Nov 5, 2013
Sean Foote
Digital Marketing Attribution

Anyone that is in digital marketing today understands the challenge of measuring performance across attribution. Especially if you are in the B2B market, how often have you seen a prospective client not be diligent in qualifying you as a partner? I would wager not very often. Anyone can and usually will revisit your site multiple times before making a purchasing decision working through various channels (Organic, Paid Search, Display, Retargeting, Affiliate, Social, E-mail), through multiple devices (Desktop, Laptops, Smart Phones, Tablets). What ultimately influenced them to purchase, or just as importantly, to not purchase?

There are many things to consider when reviewing a marketing strategy, all of which should consider the effects of multi-touch and multi-device attribution.

What channels have historically performed best for your product/service?
What kind of baseline data do you have to build off of? Most organizations use tools such as Google Analytics and SalesForce in order to analyze everything from incoming traffic, through to lead conversions, e-commerce sales and finally won/lost sales opportunities. Traffic analytics and sales CRM solutions are key to tracking touches both leading up to and after the point of purchase.

When you investigate the marketing channels you have employed, what drove results?
While utilizing Google Analytics a business can track everything from where traffic originates, to what campaigns and channels drove them to convert and/or purchase.  Setting up Google Analytics correctly and utilizing UTM variables are key to not only optimizing performance, but also building on successes and minimizing failures.

Does your marketing strategy maintain balance between “First Touch” and “Last Touch”?
Assuming you employ most, if not all of the available channels, typically First Touch will be driven by channels that are focused around brand awareness like: Display, Organic, and Social. Last Touch can be driven by the following channels after a prospective customer/client has been exposed to your brand: Affiliate, Paid Search, E-mail and Retargeting.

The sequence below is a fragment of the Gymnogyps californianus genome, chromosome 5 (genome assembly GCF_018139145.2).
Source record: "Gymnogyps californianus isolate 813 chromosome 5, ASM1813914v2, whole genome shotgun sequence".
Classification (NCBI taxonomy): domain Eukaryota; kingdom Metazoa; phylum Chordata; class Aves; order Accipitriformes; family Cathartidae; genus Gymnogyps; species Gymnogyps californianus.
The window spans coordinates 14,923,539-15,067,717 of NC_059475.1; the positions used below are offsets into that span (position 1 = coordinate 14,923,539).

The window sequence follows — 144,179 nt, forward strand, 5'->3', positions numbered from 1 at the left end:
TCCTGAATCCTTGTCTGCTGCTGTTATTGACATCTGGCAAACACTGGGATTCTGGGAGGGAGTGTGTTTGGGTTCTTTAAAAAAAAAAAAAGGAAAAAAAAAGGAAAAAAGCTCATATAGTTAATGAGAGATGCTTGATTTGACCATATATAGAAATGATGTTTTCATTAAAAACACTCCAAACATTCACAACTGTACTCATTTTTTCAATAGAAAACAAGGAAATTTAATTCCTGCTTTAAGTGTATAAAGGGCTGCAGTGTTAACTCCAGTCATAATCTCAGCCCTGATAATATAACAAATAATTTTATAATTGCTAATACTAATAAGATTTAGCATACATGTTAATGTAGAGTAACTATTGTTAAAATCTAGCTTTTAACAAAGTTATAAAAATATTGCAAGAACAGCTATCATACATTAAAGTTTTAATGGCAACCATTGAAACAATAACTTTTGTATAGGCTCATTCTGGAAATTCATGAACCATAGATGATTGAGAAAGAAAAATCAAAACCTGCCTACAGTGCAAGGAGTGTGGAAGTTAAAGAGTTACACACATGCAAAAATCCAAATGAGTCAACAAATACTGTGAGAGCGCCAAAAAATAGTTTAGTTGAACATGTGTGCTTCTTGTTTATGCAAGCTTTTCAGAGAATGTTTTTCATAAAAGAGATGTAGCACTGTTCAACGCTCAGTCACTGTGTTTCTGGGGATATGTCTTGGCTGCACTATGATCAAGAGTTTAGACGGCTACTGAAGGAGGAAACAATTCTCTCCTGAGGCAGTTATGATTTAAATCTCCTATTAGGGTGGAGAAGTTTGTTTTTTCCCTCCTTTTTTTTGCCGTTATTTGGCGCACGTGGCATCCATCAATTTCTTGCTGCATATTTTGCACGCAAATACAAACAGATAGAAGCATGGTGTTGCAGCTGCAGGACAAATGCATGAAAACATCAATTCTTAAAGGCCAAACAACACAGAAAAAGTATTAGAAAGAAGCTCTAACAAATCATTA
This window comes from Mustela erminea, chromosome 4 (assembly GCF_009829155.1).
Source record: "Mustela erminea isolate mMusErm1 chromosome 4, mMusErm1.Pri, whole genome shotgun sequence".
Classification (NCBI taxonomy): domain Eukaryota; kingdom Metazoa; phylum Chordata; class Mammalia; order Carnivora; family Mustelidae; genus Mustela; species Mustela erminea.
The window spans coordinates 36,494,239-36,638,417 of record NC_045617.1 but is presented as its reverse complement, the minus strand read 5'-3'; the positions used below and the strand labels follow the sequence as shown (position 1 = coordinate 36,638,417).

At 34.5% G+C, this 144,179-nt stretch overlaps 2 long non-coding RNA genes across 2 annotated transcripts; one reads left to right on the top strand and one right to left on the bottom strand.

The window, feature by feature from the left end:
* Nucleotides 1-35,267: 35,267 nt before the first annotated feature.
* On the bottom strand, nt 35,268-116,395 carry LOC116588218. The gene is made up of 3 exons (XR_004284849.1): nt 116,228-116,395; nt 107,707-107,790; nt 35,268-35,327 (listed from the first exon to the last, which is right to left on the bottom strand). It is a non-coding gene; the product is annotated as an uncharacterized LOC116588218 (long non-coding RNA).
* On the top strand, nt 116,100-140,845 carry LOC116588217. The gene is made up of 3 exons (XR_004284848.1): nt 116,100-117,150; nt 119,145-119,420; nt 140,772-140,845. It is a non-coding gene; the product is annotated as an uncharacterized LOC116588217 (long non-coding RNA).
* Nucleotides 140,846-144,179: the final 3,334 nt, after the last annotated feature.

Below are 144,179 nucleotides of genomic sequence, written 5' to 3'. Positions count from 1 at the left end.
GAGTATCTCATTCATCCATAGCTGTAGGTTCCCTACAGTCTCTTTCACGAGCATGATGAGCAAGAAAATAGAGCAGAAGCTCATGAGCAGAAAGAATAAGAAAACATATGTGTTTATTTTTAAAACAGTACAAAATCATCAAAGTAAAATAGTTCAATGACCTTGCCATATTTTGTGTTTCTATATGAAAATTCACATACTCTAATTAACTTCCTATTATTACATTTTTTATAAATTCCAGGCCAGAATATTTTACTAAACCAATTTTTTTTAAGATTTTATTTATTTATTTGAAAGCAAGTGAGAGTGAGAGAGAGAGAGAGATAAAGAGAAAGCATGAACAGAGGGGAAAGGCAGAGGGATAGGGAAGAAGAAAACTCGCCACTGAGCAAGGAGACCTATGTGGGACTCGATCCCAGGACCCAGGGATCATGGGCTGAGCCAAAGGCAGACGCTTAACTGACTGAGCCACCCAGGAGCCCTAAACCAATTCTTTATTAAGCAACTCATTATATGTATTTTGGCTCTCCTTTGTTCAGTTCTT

Do you utilize advanced reporting in Google Analytics to get insight into traffic behavior?
There are so many reports and options in Google Analytics that is can be overwhelming. Everything below is assuming that a business has goals set-up properly to track conversions (form submissions, chat completions, phone calls) and transactions (e-commerce sales) while also employing UTM variable tracking. It is essential to maximize the granular reporting capabilities of Google Analytics to maximize ROI. Some Questions to pose regarding campaign tracking and optimization via Google Analytics:

  • Do you use custom reporting with RegEx?
  • Do you review the reports under Acquisition (Overview and Channels) to get insight into how marketing channels perform independently? These are NEW and should be explored.
  • Do you review the reports under Conversions > Multi-Channel Funnels (Assisted Conversions and Top Conversion Paths) to get insight into how traffic converts most effectively across channels?
  • Do you track at what point people abandon your purchasing funnel by using Conversions > Goals (Funnel Visualization) to see what flaws there are in your ordering process or pricing model?

Consider building a marketing strategy across attribution akin to building a house. Your baseline of historical data is the foundation, each of the marketing channels are parts of the framing (interconnected), which support the core business – or the roof. None of which properly supports or holds the weight of the business, if the whole is not engineered correctly. What are you doing to “engineer” your marketing efforts? How do you track and optimize your marketing performance across attribution? What has worked and what has not?

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